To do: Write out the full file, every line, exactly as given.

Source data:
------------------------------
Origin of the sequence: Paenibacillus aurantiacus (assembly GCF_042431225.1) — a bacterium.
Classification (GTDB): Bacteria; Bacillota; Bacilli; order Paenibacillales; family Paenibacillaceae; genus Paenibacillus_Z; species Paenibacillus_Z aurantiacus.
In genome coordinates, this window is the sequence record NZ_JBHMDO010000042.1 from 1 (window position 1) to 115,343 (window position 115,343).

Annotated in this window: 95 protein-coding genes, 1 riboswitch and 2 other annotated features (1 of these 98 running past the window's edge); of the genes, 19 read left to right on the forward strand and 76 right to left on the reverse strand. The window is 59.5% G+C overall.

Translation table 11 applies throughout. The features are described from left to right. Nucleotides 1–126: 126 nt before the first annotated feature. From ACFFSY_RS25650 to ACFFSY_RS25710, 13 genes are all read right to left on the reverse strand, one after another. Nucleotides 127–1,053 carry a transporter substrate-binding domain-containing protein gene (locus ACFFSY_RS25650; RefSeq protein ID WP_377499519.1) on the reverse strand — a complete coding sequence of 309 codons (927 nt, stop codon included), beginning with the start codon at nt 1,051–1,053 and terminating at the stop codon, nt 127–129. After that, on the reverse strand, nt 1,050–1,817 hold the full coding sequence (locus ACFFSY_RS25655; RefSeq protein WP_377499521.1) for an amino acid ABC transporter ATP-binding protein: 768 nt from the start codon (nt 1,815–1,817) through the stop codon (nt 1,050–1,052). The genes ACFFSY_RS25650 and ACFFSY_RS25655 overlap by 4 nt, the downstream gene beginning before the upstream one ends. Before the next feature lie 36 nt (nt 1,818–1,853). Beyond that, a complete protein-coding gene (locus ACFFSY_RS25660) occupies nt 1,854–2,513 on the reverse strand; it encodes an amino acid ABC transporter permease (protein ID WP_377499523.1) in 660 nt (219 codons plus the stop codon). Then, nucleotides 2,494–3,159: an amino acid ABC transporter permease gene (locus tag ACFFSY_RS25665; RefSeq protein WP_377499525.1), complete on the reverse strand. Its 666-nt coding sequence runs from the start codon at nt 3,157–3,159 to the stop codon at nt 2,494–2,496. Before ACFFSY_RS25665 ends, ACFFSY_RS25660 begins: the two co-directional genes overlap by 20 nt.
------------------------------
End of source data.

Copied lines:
Origin of the sequence: Paenibacillus aurantiacus (assembly GCF_042431225.1) — a bacterium.
Classification (GTDB): Bacteria; Bacillota; Bacilli; order Paenibacillales; family Paenibacillaceae; genus Paenibacillus_Z; species Paenibacillus_Z aurantiacus.
In genome coordinates, this window is the sequence record NZ_JBHMDO010000042.1 from 1 (window position 1) to 115,343 (window position 115,343).

Annotated in this window: 95 protein-coding genes, 1 riboswitch and 2 other annotated features (1 of these 98 running past the window's edge); of the genes, 19 read left to right on the forward strand and 76 right to left on the reverse strand. The window is 59.5% G+C overall.

Translation table 11 applies throughout. The features are described from left to right. Nucleotides 1–126: 126 nt before the first annotated feature. From ACFFSY_RS25650 to ACFFSY_RS25710, 13 genes are all read right to left on the reverse strand, one after another. Nucleotides 127–1,053 carry a transporter substrate-binding domain-containing protein gene (locus ACFFSY_RS25650; RefSeq protein ID WP_377499519.1) on the reverse strand — a complete coding sequence of 309 codons (927 nt, stop codon included), beginning with the start codon at nt 1,051–1,053 and terminating at the stop codon, nt 127–129. After that, on the reverse strand, nt 1,050–1,817 hold the full coding sequence (locus ACFFSY_RS25655; RefSeq protein WP_377499521.1) for an amino acid ABC transporter ATP-binding protein: 768 nt from the start codon (nt 1,815–1,817) through the stop codon (nt 1,050–1,052). The genes ACFFSY_RS25650 and ACFFSY_RS25655 overlap by 4 nt, the downstream gene beginning before the upstream one ends. Before the next feature lie 36 nt (nt 1,818–1,853). Beyond that, a complete protein-coding gene (locus ACFFSY_RS25660) occupies nt 1,854–2,513 on the reverse strand; it encodes an amino acid ABC transporter permease (protein ID WP_377499523.1) in 660 nt (219 codons plus the stop codon). Then, nucleotides 2,494–3,159: an amino acid ABC transporter permease gene (locus tag ACFFSY_RS25665; RefSeq protein WP_377499525.1), complete on the reverse strand. Its 666-nt coding sequence runs from the start codon at nt 3,157–3,159 to the stop codon at nt 2,494–2,496. Before ACFFSY_RS25665 ends, ACFFSY_RS25660 begins: the two co-directional genes overlap by 20 nt.